Microsoft Office Tutorials and References
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FIguRE 7-32 The Dates column in the SalesOrderHeader table.
Calculating whether an order has been shipped on time seems pretty easy: you should just
compare the DueDate and ShipDate columns. However, if you consider a standard delivery
time of four working days, you should calculate how many orders have been shipped after
DueDate minus four working days. This calculation requires the support of the Dates table.
The complete model of the following example is available in the CH07-06-DeliveryDays.xlsx
workbook included on the companion DVD.
To make the calculation, we need to add a calculated column in the SalesOrderHeader table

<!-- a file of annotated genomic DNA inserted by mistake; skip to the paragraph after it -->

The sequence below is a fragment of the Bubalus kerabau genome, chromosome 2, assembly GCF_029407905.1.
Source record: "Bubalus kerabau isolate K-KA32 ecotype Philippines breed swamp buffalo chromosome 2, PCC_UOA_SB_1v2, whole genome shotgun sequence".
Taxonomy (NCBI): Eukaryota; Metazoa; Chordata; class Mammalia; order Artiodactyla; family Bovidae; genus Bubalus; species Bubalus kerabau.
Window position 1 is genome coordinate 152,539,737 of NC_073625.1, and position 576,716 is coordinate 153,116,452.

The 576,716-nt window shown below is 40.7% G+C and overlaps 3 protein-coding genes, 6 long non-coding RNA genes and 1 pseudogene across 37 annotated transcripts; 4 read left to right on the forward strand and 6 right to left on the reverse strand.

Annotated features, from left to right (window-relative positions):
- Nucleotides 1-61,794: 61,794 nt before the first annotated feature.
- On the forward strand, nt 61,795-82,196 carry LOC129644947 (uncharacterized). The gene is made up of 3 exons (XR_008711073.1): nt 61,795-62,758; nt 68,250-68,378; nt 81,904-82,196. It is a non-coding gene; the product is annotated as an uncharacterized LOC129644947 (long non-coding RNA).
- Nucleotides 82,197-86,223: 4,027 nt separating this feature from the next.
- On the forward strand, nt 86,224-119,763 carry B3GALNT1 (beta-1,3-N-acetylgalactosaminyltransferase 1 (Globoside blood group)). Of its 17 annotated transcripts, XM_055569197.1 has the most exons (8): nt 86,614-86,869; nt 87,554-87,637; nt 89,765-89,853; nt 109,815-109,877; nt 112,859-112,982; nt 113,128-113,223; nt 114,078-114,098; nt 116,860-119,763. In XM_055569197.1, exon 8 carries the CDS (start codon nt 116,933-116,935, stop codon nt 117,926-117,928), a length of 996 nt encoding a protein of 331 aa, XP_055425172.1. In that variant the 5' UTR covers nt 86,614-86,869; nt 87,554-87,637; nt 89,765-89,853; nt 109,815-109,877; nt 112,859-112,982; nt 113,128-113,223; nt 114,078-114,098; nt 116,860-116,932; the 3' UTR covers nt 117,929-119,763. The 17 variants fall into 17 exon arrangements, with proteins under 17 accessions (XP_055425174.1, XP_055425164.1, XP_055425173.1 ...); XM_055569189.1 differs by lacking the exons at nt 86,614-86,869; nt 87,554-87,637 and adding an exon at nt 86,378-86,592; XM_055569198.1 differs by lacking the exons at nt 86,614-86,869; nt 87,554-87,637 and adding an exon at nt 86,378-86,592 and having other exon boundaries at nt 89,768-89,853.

that calculates for each order the difference (in working dates) between the two dates. You
can create a WorkingDayNumber calculated column in the Dates table that has the following
formula:
WorkingDayNumber =SUMX( FILTER( OrderDate,
OrderDate[Date] <= EARLIER(OrderDate[Date]) ),
OrderDate[WorkingDays] )
This number calculates for each day the number of working days elapsed since the first date
in the Dates table. In Figure 7-33, you can see how this number is calculated for a few rows.
FIguRE 7-33 The WorkingDayNumber calculation.
At this point, you can define the number of working days between two dates using the
difference of WorkingDayNumber for the correspondent dates. Because you might not want
to add too many tables to the PowerPivot model, you may reuse the same OrderDate table
already imported into the model to get the WorkingDayNumber for both DueDate and
ShipDate dates of an order. For example, this number for ShipDate can be obtained by
using the following DAX expression:
CALCULATE( VALUES( OrderDate[WorkingDayNumber] ),
FILTER( OrderDate,
OrderDate[Date] = SalesOrderHeader[ShipDate] ) )
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